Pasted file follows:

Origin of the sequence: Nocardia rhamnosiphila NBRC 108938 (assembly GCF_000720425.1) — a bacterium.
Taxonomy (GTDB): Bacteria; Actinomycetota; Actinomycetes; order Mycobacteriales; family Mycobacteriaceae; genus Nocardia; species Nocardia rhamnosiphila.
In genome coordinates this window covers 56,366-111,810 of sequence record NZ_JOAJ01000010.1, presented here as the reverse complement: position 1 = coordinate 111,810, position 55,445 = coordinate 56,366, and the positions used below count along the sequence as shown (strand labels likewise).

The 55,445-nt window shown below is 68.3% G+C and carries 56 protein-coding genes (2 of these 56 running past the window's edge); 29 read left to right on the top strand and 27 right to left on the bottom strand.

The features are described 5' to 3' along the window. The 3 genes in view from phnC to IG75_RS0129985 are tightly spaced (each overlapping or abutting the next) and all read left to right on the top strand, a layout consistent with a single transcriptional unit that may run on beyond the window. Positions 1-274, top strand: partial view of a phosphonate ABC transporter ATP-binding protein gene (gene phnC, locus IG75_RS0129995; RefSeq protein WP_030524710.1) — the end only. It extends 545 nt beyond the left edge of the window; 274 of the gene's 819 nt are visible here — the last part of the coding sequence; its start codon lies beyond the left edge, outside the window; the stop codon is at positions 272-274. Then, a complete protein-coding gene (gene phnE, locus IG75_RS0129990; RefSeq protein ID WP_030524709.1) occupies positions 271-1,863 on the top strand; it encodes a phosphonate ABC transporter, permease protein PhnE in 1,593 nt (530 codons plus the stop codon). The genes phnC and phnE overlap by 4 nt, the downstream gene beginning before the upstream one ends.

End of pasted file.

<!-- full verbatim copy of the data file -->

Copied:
Origin of the sequence: Nocardia rhamnosiphila NBRC 108938 (assembly GCF_000720425.1) — a bacterium.
Taxonomy (GTDB): Bacteria; Actinomycetota; Actinomycetes; order Mycobacteriales; family Mycobacteriaceae; genus Nocardia; species Nocardia rhamnosiphila.
In genome coordinates this window covers 56,366-111,810 of sequence record NZ_JOAJ01000010.1, presented here as the reverse complement: position 1 = coordinate 111,810, position 55,445 = coordinate 56,366, and the positions used below count along the sequence as shown (strand labels likewise).

The 55,445-nt window shown below is 68.3% G+C and carries 56 protein-coding genes (2 of these 56 running past the window's edge); 29 read left to right on the top strand and 27 right to left on the bottom strand.

The features are described 5' to 3' along the window. The 3 genes in view from phnC to IG75_RS0129985 are tightly spaced (each overlapping or abutting the next) and all read left to right on the top strand, a layout consistent with a single transcriptional unit that may run on beyond the window. Positions 1-274, top strand: partial view of a phosphonate ABC transporter ATP-binding protein gene (gene phnC, locus IG75_RS0129995; RefSeq protein WP_030524710.1) — the end only. It extends 545 nt beyond the left edge of the window; 274 of the gene's 819 nt are visible here — the last part of the coding sequence; its start codon lies beyond the left edge, outside the window; the stop codon is at positions 272-274. Then, a complete protein-coding gene (gene phnE, locus IG75_RS0129990; RefSeq protein ID WP_030524709.1) occupies positions 271-1,863 on the top strand; it encodes a phosphonate ABC transporter, permease protein PhnE in 1,593 nt (530 codons plus the stop codon). The genes phnC and phnE overlap by 4 nt, the downstream gene beginning before the upstream one ends.